“Human persons, too are shaped by the places they inhabit, both individually and collectively. Our bodily rhythms, our moods, cycles of creativity and stillness, and even our thoughts are readily engaged and influenced by shifting patterns in the land.
“Yet our organic attunement to the local earth is thwarted by our ever-increasing intercourse with our own signs. Transfixed by our technologies, we short-circuit the sensorial reciprocity between our breathing bodies and the bodily terrain.
“Human awareness folds in upon itself, and the senses-once the crucial site of our engagement with the wild and animate earth-become mere adjuncts of an isolate and abstract mind bent on overcoming an organic reality…
“The alphabetized intellect stakes claim to the earth by staking it down, extends dominion by drawing a grid of straight lines and right angles across the body of a continent-across North America, across Africa, across Australia-defining states and providences, counties and countries with scant regard for the oral peoples that already live there, according to a calculative logic utterly oblivious to the life of the land.
“If I say I live in the ‘United States’ or in ‘Canada,’ or in ‘British Colombia’ or in New Mexico,’ I situate myself within a purely human set of coordinates. I say very little or nothing about the earthly place I inhabit, but simply establish my temporary location within a shifting matrix of political, economic, and civilizational forces struggling to maintain themselves, today, largely at the expense of the animate earth.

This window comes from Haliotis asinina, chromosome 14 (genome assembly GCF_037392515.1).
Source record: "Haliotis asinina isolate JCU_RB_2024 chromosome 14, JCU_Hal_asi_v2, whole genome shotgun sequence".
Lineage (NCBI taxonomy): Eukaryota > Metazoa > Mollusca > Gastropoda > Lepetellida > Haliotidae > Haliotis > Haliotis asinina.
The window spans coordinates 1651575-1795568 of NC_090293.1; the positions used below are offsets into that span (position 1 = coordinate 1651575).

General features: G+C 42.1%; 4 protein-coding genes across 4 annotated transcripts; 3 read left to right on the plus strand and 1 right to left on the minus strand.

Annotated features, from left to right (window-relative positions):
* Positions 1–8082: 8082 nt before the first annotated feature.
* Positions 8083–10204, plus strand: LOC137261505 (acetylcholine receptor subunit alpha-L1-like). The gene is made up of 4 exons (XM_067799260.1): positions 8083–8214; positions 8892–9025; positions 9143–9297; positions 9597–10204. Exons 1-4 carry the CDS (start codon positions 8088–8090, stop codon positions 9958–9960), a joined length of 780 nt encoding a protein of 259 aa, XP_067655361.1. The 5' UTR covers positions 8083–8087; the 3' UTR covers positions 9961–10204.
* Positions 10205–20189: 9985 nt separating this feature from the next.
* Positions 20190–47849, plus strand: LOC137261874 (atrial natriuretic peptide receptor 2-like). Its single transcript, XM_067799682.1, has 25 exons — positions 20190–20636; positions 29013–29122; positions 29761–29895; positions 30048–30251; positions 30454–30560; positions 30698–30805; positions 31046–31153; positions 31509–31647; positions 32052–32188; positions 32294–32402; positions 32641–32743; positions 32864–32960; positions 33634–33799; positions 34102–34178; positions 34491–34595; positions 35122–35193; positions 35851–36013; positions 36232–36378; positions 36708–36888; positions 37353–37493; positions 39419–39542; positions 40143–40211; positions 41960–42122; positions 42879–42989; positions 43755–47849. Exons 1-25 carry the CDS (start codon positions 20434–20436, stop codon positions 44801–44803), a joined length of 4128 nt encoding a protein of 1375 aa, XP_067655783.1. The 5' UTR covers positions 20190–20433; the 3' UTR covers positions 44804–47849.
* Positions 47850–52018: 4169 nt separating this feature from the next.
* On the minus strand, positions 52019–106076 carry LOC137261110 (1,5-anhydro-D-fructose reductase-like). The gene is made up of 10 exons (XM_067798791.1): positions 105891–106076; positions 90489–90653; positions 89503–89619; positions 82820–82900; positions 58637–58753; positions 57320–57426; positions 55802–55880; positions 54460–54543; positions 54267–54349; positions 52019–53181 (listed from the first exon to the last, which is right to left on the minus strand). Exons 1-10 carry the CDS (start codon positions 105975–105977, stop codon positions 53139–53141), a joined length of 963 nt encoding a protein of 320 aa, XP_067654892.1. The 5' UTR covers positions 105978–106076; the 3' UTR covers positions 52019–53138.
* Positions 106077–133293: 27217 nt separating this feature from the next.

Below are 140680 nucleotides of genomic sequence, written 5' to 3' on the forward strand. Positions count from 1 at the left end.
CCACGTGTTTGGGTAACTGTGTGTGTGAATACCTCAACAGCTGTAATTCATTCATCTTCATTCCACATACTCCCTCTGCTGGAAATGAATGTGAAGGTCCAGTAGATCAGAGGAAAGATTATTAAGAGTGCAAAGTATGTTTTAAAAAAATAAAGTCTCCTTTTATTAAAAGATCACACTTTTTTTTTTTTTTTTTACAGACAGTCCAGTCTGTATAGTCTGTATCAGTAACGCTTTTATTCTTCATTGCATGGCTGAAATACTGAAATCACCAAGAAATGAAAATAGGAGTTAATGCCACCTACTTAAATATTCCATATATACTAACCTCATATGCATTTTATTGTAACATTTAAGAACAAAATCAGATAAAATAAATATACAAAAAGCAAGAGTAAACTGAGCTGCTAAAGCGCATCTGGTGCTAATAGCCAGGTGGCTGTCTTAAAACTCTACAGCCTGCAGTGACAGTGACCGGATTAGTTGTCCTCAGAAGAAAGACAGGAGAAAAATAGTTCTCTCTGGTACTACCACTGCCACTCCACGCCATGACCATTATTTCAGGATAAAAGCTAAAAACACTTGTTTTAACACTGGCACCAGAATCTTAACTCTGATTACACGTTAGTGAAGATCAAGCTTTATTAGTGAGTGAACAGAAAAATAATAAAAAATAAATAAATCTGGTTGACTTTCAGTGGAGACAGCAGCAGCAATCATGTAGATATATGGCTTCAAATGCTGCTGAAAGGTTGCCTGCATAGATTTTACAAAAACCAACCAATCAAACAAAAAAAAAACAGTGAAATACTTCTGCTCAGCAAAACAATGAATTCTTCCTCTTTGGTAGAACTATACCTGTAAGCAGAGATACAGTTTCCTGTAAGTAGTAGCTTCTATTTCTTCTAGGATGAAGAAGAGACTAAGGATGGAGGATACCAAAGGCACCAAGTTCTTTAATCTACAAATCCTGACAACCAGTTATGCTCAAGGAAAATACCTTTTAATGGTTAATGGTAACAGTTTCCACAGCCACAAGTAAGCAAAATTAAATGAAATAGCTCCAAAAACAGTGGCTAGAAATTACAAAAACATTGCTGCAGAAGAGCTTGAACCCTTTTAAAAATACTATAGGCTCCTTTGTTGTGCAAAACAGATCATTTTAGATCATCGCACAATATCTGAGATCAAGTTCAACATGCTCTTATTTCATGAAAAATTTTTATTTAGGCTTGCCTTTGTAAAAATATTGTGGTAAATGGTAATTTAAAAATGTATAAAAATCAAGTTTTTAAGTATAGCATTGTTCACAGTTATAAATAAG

“The greater danger is that I, and many other good persons, may come to believe that our breathing bodies really inhabit these abstractions, and that we will lend our lives more to consolidating, defending, or bewailing the fate of these ephemeral entities than to nurturing and defending the actual places that physically sustains us.
“The land that includes us has its own articulations, its own contours and rhythms that must be acknowledged if the land is to breathe and to flourish. Such patterns, for instance, are those traced by the rivers as they wind their way to the coast, or by a mountain range that rises like a back bone from the plains, its ridges halting the passage of clouds that gather and release the rains on one side of the range, leaving the other slope dry and desert like…
“Diverse groups of animals arrange themselves within such subtle boundaries, limiting their movements to the terrains that affords them their needed foods and the necessary shelter from predators. Other, more migratory species follow such patterns as the move with the seasons, articulating routes and regions readily obscured by the current human overlay of nations, states, and their various subdivisions.
“Only when we slip beneath the exclusive human logic continually imposed upon the earth do we catch site of this other, older logic at work in the world.
“Only as we come close to our senses, and begin to trust, once again, the nuanced intelligence of our sensing bodies, do we begin to notice and respond to the subtle logos of the land.
“There is an intimate reciprocity to the sense; as we touch the bark of a tree, we feel the tree touching us; as we lend our ears to the local sounds and ally our nose to the seasonal scents, the terrain gradually tunes us in in turn.
“The senses, that is, are the primary way that the earth has of informing our thoughts and of guiding our actions.
“…For it is only at the scale of our direct, sensory interactions with the land around us that we can appropriately notice and respond to the immediate needs of the living world.”
~David Abram from The Spell of the Sensuous: Perception and Language in a More-Than-Human World